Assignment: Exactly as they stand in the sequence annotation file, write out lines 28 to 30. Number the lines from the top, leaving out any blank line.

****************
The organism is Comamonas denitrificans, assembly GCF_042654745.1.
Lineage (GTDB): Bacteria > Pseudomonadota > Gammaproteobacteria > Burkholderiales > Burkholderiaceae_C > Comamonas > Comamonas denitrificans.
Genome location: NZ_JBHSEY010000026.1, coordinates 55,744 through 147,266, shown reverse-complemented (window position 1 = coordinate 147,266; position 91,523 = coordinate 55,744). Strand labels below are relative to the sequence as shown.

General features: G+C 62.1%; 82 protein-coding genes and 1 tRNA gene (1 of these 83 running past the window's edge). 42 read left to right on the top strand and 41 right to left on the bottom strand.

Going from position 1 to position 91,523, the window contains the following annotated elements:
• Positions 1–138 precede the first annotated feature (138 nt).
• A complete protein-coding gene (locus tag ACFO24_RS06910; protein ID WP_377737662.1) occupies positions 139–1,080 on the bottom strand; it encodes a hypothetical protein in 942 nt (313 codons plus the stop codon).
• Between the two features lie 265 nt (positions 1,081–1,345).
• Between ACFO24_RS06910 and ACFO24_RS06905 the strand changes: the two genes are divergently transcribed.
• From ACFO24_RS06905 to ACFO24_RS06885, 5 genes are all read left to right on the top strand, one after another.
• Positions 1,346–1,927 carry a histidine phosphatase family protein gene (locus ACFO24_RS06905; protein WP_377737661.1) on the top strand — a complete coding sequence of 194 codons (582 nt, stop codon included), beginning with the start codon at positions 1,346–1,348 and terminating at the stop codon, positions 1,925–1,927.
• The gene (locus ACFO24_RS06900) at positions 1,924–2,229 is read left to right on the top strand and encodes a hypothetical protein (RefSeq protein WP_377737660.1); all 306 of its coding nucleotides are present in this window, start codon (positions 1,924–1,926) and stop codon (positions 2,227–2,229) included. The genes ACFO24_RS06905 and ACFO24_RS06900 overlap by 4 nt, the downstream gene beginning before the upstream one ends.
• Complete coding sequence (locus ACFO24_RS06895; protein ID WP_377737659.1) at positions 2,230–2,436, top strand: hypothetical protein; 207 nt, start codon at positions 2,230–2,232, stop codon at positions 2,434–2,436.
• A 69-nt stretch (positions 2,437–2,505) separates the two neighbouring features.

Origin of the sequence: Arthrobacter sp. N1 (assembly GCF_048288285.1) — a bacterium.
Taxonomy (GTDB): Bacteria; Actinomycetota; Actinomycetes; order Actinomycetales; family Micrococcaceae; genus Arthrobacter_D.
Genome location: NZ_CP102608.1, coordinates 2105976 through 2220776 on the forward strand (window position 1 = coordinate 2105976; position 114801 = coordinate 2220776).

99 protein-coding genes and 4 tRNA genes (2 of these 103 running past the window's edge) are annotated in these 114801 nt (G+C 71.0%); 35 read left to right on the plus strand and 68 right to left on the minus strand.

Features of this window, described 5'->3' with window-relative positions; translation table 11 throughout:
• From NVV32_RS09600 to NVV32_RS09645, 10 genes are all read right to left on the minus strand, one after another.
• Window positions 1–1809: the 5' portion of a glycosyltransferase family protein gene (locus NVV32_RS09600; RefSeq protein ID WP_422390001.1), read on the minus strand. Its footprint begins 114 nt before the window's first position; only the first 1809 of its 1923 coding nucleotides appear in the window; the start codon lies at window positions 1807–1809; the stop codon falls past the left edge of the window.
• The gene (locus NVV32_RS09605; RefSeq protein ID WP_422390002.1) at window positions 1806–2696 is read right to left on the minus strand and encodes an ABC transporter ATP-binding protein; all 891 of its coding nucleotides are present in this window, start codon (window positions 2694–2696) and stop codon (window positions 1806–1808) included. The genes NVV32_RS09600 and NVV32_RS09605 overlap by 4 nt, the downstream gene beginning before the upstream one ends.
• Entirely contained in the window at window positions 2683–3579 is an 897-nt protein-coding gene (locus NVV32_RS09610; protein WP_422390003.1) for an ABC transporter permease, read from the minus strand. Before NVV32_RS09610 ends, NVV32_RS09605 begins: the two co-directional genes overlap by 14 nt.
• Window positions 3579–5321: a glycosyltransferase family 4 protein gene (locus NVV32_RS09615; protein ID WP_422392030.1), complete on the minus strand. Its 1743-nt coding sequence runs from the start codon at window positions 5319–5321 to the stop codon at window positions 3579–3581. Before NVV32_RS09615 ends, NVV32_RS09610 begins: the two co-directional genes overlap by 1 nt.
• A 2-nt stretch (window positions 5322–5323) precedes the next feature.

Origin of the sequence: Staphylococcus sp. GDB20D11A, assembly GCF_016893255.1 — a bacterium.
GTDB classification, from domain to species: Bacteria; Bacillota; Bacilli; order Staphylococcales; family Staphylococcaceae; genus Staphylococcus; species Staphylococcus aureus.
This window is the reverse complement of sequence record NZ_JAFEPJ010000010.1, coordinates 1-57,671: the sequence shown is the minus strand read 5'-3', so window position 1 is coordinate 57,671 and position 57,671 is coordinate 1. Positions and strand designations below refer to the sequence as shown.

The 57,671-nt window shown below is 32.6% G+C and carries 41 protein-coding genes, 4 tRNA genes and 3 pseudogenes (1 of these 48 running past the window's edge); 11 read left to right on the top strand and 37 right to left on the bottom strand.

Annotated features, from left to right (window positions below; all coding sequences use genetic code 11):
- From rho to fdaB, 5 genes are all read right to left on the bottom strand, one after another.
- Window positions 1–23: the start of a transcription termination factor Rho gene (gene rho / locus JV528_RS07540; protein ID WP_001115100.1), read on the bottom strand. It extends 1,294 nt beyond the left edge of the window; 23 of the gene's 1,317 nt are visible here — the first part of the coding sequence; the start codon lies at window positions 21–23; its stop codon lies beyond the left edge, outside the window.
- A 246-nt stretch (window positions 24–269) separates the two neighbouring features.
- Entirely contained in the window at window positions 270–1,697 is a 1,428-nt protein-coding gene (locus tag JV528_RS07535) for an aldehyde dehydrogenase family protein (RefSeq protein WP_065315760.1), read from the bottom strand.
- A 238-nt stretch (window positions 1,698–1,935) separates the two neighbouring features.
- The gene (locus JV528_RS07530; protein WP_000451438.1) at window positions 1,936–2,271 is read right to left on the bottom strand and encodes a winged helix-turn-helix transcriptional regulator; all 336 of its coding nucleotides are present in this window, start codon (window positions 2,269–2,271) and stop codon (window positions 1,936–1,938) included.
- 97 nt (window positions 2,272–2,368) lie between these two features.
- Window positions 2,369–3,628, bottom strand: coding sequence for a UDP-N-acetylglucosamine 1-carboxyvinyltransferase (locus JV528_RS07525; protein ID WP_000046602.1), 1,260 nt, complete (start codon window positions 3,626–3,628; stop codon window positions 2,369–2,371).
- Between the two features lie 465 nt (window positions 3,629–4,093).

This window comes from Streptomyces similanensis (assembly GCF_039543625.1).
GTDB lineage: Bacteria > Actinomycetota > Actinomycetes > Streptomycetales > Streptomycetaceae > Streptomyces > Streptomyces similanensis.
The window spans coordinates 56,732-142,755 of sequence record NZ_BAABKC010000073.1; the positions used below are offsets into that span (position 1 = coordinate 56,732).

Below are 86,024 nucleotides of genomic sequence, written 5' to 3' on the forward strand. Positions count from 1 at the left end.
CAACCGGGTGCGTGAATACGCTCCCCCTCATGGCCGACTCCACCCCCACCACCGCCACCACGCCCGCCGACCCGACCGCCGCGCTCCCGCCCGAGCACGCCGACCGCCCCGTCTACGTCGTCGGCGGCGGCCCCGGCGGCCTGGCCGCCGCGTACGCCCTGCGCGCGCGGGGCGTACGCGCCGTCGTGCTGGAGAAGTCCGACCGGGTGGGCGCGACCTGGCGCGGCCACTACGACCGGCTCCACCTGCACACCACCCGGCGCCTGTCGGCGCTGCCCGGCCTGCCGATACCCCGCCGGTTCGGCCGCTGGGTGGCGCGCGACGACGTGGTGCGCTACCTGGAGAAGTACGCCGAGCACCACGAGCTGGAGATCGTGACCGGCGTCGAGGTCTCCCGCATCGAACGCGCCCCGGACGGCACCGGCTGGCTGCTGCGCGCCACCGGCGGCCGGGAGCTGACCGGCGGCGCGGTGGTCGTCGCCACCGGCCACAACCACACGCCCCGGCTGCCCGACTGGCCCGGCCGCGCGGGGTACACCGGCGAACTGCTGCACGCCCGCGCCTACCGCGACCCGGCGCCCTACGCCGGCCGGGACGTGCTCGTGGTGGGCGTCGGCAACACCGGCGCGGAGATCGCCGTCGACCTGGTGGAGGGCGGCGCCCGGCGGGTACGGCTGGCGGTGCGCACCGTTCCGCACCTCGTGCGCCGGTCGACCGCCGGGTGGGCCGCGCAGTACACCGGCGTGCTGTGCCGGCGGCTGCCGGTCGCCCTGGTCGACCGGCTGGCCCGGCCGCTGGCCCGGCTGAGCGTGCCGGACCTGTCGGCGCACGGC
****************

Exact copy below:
This window is the reverse complement of sequence record NZ_JAFEPJ010000010.1, coordinates 1-57,671: the sequence shown is the minus strand read 5'-3', so window position 1 is coordinate 57,671 and position 57,671 is coordinate 1. Positions and strand designations below refer to the sequence as shown.

The 57,671-nt window shown below is 32.6% G+C and carries 41 protein-coding genes, 4 tRNA genes and 3 pseudogenes (1 of these 48 running past the window's edge); 11 read left to right on the top strand and 37 right to left on the bottom strand.

Annotated features, from left to right (window positions below; all coding sequences use genetic code 11):